A good Lenormand practice group will limit the decks you can post to things like the Blue Owl, Carta Mundi, Dondorf, Glück, Mertz, Piatnik, and other reproductions of decks first published prior to 1950. To understand why, we need look no further than the very first card: the Rider.
The Rider is a well dressed man on a spirited horse. He looks well-to-do, and he’s hurrying to deliver some news himself, instead of sending a hired man, so it’s fairly important. His period clothing tips you off that the horse is his usual mode of transportation. What better to express the meanings of news, something tangible, a vehicle, speed, an athletic young man, a male lover, feet, knees, and ligaments?
In too many contemporary decks, this gets lost. Any person riding something will do, and you see jockeys, women, cowboys, polo ponies, people on bikes – some of the meanings are always lost, and in some instances the card isn’t even recognizable. I saw a deck recently that used a child on a rocking horse – it looked like a Child card. If you’re asking people to help you with a spread, at least use readable cards. And a kid on a rocking horse isn’t coming down the road to see you. A jockey isn’t going to leave the track on a million dollar racehorse to deliver your package or tell you Auntie Edna’s gall bladder surgery went well.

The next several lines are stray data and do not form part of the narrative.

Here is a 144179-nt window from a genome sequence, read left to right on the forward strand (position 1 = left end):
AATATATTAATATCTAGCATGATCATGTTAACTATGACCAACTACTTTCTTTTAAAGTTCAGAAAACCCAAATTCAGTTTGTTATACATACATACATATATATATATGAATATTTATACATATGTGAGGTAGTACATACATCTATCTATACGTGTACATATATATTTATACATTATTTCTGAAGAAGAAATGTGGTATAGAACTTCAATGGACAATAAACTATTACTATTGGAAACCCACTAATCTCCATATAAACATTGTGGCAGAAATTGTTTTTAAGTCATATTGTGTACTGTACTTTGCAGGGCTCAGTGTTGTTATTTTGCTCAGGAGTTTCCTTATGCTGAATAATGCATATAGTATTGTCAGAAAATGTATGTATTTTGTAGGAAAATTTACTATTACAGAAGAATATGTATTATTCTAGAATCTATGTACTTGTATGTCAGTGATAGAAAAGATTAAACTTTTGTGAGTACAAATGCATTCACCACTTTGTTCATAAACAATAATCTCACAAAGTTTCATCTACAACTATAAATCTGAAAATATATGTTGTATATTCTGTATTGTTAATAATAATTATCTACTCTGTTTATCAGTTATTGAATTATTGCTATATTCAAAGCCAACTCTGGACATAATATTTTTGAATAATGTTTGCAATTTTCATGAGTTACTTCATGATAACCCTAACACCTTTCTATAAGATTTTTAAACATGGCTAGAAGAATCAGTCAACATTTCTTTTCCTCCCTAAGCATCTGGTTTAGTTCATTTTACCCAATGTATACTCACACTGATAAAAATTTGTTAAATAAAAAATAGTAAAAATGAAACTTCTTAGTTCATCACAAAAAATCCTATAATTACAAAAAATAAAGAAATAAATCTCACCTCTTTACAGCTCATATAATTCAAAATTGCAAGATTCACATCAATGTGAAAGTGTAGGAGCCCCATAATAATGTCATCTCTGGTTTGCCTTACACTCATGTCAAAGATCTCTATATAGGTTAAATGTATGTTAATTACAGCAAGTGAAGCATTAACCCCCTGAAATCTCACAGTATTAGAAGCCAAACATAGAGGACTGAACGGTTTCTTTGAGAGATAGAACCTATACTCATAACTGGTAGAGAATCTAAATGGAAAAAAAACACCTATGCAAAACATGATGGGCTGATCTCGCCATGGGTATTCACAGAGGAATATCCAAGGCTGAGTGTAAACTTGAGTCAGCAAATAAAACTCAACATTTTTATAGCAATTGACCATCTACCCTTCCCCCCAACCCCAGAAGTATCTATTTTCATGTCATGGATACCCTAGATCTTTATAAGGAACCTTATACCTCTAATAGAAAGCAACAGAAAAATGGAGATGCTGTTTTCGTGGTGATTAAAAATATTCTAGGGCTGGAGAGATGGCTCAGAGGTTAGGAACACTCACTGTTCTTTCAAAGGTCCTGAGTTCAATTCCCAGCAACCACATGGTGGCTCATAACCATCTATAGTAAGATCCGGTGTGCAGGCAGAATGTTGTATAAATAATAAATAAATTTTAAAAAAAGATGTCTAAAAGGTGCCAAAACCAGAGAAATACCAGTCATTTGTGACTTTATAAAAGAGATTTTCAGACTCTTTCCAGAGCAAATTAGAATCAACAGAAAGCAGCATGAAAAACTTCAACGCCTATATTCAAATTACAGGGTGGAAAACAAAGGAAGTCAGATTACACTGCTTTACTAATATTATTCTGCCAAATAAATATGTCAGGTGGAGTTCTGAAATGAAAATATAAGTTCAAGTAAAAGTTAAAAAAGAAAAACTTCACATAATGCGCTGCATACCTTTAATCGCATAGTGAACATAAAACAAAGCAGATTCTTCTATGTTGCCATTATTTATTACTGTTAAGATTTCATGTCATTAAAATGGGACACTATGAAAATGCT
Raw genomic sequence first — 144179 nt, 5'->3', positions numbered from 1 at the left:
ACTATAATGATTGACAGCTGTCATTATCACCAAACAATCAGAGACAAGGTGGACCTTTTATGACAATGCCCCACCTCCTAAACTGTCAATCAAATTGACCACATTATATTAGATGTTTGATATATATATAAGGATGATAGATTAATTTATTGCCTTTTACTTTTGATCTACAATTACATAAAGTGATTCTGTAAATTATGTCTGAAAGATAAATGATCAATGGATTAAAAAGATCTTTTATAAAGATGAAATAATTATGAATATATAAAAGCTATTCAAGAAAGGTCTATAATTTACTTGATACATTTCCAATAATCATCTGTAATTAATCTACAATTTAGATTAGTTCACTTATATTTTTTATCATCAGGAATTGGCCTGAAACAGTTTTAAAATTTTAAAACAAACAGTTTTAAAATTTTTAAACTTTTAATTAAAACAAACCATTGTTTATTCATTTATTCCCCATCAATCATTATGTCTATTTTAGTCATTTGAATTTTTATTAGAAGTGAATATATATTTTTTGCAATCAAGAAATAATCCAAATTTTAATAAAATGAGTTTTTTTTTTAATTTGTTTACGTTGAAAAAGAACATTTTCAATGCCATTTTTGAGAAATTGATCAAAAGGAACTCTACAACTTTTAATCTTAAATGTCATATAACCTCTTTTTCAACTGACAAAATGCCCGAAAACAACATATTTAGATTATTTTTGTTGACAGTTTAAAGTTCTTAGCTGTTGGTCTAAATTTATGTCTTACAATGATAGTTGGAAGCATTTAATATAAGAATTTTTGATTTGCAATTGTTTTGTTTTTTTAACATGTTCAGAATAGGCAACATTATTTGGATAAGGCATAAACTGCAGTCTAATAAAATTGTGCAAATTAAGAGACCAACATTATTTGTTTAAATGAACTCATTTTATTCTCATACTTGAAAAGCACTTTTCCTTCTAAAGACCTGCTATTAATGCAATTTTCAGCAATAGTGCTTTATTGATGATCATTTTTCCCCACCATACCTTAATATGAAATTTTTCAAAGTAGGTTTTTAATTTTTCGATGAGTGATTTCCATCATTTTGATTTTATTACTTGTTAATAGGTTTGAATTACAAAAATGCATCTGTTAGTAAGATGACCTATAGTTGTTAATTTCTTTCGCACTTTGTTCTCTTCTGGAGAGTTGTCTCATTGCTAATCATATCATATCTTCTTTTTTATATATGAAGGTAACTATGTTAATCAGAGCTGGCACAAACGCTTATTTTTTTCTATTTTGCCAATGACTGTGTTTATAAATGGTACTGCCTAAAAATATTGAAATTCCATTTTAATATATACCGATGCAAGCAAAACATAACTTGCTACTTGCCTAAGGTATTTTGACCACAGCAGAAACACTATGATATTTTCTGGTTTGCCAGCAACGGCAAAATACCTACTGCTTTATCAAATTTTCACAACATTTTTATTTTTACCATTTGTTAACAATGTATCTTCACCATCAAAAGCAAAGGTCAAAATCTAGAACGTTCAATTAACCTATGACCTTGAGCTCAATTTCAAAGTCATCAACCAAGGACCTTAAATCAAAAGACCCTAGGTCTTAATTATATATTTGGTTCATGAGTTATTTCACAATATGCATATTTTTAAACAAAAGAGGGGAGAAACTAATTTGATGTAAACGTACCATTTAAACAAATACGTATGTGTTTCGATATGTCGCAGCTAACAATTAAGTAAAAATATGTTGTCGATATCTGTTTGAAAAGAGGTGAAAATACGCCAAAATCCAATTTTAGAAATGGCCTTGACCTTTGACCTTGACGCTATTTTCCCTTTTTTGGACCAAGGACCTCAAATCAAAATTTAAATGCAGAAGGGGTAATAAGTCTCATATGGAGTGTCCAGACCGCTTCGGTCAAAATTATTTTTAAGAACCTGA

“But the Rider is fine in such-and-such deck” you say. And maybe it is. But if you go through the whole deck, there’s overwhelming odds that you’ll find some hinky cards. It’s not JUST the Rider! A lot of the new decks are cray-cray all the way through. And even if they get it right (there are a few that do), imagine the fallout when “Marilyn’s Lenormand” is allowed and “Carolyn’s Lenormand” isn’t. So best to keep it to old decks by deceased artists, lol.
Are all these old decks perfect? No, they’re not. I actually have one that shows a tank of goldfish on the Fish card. And that Mice card in the Glück – where are the Mice? But on the whole, old decks are a pretty safe bet for group discussion.